Throughout his career, Calder would remain closely associated with music and theatre, collaborating with choreographers including Martha Graham. ‘Calder was constantly involved in performance,’ says Coxon. ‘In 1968 he created Work in Progress, a performance for the opera house in Rome in which his sculptures themselves became the actors’.
Other works to feature in the exhibition include Chef d’Orchestre — a red mobile whose drifting limbs were originally made to conduct four percussionists, the project conceived in 1963 in collaboration with avant-garde American musician Earle Brown. When it was first performed in 1967, musicians also played the sculpture itself — a feat Tate curators intend to replicate when the exhibition opens in November.
360 VIEWAlexander Calder’s Demi GondolaPlay video
The demands of showing artworks that hang, drift and rearrange themselves has not been without its challenges, and Borchardt-Hume admits the Calder exhibition — which assembles the ‘largest ever’ number of mobiles — will be the most difficult installation he has ever tackled: ‘The pieces will arrive flat packed — but as soon as you remove them from the packing they spring out in all directions.’
Once tamed into position, it is hoped sculptures will drift in the currents of air created by passing visitors — the gallery’s air conditioning occasionally giving a helping hand. ‘We’re working on the exhibition design,’ comments Coxon, who cites the curators’ collaboration with Herzog & De Meuron, the Swiss architecture firm who transformed Tate modern from an old power plant in 2000.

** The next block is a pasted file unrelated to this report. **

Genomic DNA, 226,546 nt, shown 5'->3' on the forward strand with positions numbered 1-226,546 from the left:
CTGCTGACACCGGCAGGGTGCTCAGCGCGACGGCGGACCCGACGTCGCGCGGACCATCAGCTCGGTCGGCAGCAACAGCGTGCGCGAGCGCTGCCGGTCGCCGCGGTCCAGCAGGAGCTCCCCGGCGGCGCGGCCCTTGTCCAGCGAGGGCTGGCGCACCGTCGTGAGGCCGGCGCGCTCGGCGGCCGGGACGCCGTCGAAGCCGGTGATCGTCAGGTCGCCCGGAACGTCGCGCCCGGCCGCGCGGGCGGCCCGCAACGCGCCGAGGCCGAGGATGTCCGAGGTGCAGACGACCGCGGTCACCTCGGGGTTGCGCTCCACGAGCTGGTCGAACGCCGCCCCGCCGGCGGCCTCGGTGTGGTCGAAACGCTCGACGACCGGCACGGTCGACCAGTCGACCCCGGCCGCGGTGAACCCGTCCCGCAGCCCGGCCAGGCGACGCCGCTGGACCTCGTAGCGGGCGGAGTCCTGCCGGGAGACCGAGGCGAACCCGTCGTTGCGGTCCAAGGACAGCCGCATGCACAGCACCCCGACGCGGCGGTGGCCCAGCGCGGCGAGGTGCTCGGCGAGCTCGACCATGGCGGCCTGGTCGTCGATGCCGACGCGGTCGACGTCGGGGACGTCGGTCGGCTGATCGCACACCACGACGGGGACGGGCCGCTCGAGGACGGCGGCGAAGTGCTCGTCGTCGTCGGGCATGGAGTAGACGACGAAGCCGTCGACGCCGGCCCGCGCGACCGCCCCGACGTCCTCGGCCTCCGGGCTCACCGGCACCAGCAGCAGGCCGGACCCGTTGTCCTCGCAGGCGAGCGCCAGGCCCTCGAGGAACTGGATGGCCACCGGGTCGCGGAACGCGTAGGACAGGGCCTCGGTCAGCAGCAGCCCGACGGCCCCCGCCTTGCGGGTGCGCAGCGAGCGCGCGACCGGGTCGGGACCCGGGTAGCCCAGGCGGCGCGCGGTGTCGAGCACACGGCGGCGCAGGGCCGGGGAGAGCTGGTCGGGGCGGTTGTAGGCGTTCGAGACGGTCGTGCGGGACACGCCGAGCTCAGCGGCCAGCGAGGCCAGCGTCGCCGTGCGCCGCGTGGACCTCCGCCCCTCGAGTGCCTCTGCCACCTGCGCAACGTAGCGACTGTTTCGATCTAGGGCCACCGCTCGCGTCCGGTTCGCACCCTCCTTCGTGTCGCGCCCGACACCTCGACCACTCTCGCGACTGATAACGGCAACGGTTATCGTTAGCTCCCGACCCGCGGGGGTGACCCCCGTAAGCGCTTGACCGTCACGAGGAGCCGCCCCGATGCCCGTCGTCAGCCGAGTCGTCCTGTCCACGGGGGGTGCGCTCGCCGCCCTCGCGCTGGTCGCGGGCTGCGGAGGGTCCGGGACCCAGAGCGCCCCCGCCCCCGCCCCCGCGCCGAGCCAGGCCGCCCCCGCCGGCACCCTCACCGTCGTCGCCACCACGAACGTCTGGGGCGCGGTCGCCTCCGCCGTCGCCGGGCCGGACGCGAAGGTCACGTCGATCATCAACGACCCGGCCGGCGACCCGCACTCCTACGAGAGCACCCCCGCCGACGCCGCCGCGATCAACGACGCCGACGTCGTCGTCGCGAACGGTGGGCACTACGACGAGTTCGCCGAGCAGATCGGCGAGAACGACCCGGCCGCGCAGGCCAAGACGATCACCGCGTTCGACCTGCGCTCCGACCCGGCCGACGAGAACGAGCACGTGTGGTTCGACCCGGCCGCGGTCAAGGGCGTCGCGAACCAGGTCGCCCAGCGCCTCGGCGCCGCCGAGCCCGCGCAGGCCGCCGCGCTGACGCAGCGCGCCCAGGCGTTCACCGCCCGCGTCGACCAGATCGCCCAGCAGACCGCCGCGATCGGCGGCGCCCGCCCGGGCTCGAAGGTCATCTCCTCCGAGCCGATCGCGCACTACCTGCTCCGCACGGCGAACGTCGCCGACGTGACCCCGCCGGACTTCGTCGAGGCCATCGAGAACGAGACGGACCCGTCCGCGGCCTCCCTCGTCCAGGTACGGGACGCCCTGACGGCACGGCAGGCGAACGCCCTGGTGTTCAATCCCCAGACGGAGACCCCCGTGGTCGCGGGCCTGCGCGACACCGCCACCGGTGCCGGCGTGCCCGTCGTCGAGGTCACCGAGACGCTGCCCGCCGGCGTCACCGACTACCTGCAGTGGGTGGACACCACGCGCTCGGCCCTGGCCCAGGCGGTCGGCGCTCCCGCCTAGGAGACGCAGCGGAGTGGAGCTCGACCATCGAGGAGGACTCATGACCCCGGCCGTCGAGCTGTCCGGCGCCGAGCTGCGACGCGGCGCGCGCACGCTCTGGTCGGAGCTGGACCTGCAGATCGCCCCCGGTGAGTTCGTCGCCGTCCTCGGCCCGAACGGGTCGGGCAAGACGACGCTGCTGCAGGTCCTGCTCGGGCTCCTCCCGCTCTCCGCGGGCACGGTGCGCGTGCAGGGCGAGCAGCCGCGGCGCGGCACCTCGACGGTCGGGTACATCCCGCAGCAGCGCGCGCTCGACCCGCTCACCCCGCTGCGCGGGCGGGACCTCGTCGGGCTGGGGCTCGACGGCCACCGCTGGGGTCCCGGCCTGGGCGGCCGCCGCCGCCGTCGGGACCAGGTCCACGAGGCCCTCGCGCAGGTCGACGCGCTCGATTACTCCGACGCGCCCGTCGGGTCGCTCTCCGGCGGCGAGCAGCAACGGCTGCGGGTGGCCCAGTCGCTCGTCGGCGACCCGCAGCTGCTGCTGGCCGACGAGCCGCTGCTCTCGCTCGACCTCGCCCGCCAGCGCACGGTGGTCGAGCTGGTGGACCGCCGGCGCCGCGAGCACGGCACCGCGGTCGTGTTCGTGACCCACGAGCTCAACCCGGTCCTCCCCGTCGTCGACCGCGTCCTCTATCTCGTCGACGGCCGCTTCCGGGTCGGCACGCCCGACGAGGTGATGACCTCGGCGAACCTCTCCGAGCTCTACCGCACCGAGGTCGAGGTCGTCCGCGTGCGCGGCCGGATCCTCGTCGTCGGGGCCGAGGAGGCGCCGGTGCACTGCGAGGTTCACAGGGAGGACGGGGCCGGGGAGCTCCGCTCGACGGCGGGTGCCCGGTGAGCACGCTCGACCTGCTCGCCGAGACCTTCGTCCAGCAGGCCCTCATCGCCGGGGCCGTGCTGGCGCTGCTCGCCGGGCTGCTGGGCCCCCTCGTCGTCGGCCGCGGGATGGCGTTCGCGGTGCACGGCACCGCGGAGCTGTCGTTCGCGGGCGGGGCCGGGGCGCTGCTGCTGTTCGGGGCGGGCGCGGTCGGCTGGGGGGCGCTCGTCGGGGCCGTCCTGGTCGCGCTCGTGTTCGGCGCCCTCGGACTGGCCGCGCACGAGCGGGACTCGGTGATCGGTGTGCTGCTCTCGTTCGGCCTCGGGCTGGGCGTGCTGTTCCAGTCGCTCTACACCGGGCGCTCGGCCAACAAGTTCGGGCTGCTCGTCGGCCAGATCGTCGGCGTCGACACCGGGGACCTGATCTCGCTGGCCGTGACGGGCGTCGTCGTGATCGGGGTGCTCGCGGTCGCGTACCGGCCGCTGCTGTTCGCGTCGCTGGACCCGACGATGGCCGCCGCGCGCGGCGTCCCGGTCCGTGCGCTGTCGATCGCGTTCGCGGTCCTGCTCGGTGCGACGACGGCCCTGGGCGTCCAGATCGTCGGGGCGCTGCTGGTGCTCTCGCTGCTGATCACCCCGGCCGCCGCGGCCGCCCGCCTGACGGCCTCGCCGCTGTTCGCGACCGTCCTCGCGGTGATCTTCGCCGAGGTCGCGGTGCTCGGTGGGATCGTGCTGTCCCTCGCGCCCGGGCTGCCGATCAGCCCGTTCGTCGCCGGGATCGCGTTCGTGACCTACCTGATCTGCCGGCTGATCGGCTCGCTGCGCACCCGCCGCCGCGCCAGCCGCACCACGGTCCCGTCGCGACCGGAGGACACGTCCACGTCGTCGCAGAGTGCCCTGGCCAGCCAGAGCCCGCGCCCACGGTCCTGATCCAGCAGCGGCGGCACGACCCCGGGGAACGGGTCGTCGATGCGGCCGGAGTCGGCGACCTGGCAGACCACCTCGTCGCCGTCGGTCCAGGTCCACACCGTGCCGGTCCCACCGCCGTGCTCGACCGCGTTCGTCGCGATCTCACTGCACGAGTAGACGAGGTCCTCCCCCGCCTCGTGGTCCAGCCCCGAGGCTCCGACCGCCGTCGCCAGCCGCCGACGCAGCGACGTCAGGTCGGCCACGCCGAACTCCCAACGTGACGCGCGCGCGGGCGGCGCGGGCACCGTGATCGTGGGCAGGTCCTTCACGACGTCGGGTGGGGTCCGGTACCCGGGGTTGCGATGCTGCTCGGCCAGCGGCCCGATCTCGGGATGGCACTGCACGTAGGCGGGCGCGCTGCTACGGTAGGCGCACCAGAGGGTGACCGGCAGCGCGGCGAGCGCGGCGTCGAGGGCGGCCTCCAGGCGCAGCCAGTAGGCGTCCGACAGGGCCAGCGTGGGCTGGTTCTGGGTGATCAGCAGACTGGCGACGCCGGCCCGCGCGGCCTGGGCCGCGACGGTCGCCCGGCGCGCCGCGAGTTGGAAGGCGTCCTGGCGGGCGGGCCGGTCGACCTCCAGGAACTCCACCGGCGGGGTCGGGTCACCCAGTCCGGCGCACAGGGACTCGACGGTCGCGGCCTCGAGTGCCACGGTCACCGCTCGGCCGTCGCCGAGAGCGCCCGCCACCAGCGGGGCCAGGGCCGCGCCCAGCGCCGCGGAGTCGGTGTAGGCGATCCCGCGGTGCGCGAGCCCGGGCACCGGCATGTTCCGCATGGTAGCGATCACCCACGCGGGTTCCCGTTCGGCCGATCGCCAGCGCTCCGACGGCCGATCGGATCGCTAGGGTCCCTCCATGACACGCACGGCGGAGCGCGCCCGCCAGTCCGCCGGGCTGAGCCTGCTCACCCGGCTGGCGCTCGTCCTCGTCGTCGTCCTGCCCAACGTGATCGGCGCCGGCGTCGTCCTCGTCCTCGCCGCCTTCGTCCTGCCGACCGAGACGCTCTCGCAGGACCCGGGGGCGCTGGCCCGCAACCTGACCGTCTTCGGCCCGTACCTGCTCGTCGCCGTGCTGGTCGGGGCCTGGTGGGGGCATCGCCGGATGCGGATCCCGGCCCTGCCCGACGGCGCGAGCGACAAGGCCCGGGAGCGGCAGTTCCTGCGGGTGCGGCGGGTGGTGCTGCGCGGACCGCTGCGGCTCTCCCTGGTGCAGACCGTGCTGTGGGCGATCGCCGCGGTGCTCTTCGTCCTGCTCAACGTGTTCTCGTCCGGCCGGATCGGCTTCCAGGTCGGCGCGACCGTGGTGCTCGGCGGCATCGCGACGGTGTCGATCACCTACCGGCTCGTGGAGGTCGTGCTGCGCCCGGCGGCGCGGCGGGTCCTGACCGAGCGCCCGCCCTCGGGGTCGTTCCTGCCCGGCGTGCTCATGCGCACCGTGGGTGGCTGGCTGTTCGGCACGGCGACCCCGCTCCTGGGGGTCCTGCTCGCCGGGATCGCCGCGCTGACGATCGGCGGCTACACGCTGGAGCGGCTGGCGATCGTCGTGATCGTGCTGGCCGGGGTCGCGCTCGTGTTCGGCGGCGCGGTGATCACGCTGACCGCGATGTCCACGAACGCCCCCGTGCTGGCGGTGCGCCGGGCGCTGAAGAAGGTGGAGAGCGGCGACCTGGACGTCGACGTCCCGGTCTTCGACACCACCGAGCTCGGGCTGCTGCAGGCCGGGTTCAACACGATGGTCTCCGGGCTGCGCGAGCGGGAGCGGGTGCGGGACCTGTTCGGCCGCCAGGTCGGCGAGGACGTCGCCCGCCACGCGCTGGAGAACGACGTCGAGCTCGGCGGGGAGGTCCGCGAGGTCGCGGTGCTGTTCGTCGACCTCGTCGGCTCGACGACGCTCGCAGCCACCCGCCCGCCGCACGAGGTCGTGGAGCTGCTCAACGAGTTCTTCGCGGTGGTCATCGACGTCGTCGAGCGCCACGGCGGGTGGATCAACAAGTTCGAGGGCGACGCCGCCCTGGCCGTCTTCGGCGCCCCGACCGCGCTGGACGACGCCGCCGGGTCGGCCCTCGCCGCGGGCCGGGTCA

Alexander Calder (1898-1976), Snow Flurry I, 1948. Painted steel sheet, steel wire. 2387 x 2088 mm. Museum of Modern Art, New York; Gift of the Artist, 1966 © 2015 Calder Foundation, New York / DACS, London
Alexander Calder (1898-1976), Vertical Foliage, 1941. Sheet metal, wire, and paint. 1359 x 1676 mm. Calder Foundation, New York © 2015 Calder Foundation, New York / DACS, London
‘It’s a bit like watching the clouds move across the sky,’ continues Coxon, describing the intended effect. ‘The movement’s going to be sure, and it’s going to be steady. With sculptures entitled Vertical Foliage and Snow Flurry, a sense of the natural world has also been important: ‘We’re looking at opening up some of the windows, getting a sense of the outside coming in.’
360 VIEWAlexander Calder’s The FishPlay video
Early wire portraits of Calder’s friends and fellow avant-garde artists will also feature, as will the monumental Black Widow, which, at four metres tall, is on loan for the first time since Calder gifted it to the Institute of Architects in Brazil, where it has hung drifting in the lobby since 1948.
With Calder’s last retrospective held at the Whitney in 1943, Coxon concedes Tate’s exhibition is a much-overdue look at an artist’s whose works which, displayed across the world, have become instantly recognisable: ‘I think Calder tends to be one of those artists people accept, or think they know,’ claiming the ‘childlike’ connotations of his mobiles has also impacted public perception. ‘He came from this very serious avant-garde background,’ comments Coxon. ‘What he was doing was ground breaking; he was a pioneer in his time’.
Main image at top: American artist and sculptor Alexander Calder, 1970. Photograph by Bernard Gotfryd/Getty Images
Alexander Calder: Performing Sculpture at Tate Modern runs from 11 November 2015 to 3 April 2016. For more features, interviews and videos, visit Christie’s Daily